Lessons learned: What would I tell my younger self about money and investing?

A professional woman works at her office desk.

Editor’s note: We asked colleagues and friends what they would tell someone who has just graduated and/or is starting a new phase in their lives. Here are some of the thoughts they shared.

As you enter a new stage of your life, it makes sense to give some thought to how your money factors into your routines and habits.

Additional information on these topics can be found in the Wells Fargo About Money podcast series. Related podcasts are cross-referenced below.

Take a close look at your money attitudes and behaviors.

Maybe you have saved every dollar you ever received for every birthday and holiday since you were young. Or maybe you’ve spent every one of those dollars and you do the same with every paycheck. This may be a good time to recognize and perhaps start to change any behaviors that may be contributing to a less-than-optimal outcome. It is never too late to start paying yourself first.

[Related podcast: How do I seek out money information?]

Be intentional in your money decisions.

It is tempting, if starting out with a new job with a steady income higher than you’ve ever had before, to want to go on a spending spree. Before you start spending, give careful thought to ALL the jobs that money can do for you. Money can buy things but it can also, depending on how you use it, create stability or help you reach goals you set for yourself. Devote some time to think about the role money will play in your life. Your decisions about money can have very positive or very negative results. (Will money be your friend or your enemy?)

[Related podcast: What are the jobs money can do for me?]

Have a plan.

Some people have a clear plan for their entire lives and start to work that plan upon graduation or at the beginning or completion of a life milestone. If you are not one of those people, at least create a one-year plan for your life activities and calculate the amount of money you will need to support that. Set that budget and stay true to it for that first year. Commit to some amount of money to save that you will consider untouchable for this first year. At the end of that year, assess your progress, celebrate your successes, and learn from any setbacks. Adjust and implement your plan accordingly.  

[Related podcast: Are there research-based insights that can help me make better money decisions?]

Pay yourself first.

Create the “pay yourself” habit and automatically increase contributions as your income rises. Sign up for workplace savings and retirement accounts. If your employer offers a certain percentage match, at least participate to that level to receive the “free money” your employer provides. And with every increase in wages, increase your savings contributions as well.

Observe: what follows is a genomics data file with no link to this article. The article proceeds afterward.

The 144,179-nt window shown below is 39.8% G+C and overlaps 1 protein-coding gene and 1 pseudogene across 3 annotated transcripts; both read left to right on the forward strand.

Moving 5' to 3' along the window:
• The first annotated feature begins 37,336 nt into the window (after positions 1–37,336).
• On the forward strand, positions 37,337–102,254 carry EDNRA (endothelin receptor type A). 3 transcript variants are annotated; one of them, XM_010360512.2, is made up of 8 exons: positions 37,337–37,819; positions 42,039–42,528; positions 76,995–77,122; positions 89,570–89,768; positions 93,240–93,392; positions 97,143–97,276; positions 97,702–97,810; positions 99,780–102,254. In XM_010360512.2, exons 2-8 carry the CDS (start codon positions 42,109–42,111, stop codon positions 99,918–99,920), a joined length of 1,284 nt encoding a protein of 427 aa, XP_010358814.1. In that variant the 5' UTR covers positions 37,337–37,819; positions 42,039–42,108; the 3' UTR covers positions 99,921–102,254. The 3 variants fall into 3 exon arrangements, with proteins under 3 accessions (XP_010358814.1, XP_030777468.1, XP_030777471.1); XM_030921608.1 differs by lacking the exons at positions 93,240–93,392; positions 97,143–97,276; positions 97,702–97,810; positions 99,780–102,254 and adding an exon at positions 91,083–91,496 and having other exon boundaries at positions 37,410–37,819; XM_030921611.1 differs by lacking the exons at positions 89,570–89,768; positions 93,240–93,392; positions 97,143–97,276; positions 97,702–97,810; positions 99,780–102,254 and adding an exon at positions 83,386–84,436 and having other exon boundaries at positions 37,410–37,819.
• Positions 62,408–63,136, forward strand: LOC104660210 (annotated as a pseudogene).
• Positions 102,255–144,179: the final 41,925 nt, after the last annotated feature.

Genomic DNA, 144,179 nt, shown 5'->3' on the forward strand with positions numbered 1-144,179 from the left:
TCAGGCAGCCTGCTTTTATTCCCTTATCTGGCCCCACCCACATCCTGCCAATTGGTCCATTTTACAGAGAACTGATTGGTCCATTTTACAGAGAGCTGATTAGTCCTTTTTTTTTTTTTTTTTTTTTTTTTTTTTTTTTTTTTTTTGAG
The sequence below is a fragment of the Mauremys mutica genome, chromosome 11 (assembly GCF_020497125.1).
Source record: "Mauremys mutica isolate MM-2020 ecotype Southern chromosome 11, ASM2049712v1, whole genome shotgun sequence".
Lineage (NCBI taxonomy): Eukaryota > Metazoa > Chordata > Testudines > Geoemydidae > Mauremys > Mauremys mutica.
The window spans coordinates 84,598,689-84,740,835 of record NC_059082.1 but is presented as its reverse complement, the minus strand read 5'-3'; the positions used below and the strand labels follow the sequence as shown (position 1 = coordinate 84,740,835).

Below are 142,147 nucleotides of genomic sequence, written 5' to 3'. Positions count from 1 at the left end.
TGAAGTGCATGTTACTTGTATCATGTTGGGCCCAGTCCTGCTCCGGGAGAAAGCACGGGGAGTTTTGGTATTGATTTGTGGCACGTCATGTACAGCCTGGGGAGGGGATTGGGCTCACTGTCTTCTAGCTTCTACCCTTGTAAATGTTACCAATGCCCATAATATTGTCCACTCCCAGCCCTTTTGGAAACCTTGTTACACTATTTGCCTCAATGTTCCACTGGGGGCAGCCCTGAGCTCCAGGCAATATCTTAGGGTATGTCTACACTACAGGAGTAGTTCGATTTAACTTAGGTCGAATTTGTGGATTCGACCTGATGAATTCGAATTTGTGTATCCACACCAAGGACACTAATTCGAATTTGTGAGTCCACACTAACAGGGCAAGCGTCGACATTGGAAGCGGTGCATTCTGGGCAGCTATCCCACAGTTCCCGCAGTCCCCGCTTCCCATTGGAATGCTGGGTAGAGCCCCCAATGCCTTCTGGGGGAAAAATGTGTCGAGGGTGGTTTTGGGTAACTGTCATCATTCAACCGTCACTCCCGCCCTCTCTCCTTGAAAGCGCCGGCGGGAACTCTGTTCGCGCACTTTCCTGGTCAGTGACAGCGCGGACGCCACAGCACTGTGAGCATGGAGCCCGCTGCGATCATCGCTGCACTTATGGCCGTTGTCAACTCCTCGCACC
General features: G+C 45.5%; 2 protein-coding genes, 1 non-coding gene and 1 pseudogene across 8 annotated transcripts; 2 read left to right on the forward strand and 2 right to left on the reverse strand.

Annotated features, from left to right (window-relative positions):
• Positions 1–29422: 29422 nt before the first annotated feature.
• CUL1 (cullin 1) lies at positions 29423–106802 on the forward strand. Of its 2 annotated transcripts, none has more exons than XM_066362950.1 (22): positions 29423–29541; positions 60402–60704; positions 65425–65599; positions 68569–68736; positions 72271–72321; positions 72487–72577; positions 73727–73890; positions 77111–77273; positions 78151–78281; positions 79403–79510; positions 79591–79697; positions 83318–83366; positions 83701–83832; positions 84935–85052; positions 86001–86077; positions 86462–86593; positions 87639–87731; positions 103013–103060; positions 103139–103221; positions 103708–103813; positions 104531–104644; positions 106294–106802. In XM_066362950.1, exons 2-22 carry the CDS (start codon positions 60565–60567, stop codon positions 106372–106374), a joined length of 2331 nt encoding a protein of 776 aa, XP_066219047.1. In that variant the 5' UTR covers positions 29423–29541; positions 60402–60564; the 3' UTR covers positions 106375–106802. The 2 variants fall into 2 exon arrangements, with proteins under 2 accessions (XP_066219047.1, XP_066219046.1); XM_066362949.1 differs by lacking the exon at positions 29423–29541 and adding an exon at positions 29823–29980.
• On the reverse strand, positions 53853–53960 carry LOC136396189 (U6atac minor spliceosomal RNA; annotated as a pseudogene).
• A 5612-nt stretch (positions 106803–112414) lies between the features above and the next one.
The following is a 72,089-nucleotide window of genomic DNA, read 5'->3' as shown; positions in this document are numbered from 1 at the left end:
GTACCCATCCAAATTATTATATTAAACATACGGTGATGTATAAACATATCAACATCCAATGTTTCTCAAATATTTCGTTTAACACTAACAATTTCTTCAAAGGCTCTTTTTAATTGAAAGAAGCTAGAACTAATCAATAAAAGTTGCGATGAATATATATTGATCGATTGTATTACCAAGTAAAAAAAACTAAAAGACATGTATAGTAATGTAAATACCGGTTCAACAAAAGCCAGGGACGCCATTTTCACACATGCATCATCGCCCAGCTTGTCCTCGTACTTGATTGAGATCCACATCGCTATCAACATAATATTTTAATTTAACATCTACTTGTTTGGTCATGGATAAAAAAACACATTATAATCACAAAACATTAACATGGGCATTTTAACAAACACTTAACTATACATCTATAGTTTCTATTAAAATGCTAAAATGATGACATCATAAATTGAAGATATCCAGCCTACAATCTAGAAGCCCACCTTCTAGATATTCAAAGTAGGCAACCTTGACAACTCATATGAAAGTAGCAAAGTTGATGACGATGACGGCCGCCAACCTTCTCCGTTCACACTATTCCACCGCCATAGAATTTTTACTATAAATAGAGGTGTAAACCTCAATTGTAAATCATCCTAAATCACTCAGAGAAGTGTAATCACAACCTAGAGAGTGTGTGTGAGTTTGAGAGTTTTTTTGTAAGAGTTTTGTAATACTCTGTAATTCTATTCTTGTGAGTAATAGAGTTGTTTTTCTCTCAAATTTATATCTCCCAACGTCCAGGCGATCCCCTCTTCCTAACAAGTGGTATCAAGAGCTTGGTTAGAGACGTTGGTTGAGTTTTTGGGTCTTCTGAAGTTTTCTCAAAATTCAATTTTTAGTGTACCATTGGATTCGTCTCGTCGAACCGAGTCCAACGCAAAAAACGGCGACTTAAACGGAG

Don’t underestimate the power of time.

The sooner you start to save, the greater the potential value of your savings down the road. $10 per week grows to almost $550 at the end of one year if you are earning just 2% interest on the money you save. If you continue to invest only $40 every month and continue to earn just 2% on that savings, after 20 years this could grow to a $240,000 balance.1  

[Related podcast: How does investing play a role in the jobs money can do for me?]

Pay off your debt AND start saving.

“OK,” you say, “I want to save but I have school loans or other debt.” Work to rebalance the scale — pay off your debt to stop your cash outflow and reroute that cash flow back to you. Everyone has a unique set of circumstances to consider in order to reduce debt and save more. Consider this additional perspective and potential strategies on paying down debt vs. investing.

Manage your credit to your advantage.

Resist the temptation to accept every credit offer you get. It is important to establish a credit history in order to build your credit rating, but the use of multiple credit options could lead to unwanted debt. If your money plan includes a credit component, have a clear understanding of how much that credit is costing you. Also keep track of your credit rating and understand actions you can take to improve it. Check your credit report on a regular basis to be sure that all the information that appears there is accurate. If it is not, report the discrepancy so that it can be corrected on your credit report.

[Related podcast: How does credit play a role in the jobs money can do for me?]

Enjoy the rewards that your hard work earns for you.

It takes effort to earn money and to manage it to implement the plans you’ve made. Include in your plans rewards that are meaningful to you. Take time to enjoy the results of your efforts.

 

  1. Calculations are provided for example only and do not imply guaranteed return on investment. Example provided is calculated assuming a hypothetical 2% annual fixed rate of return and annual compounding.

Wells Fargo Advisors does not provide tax or legal advice.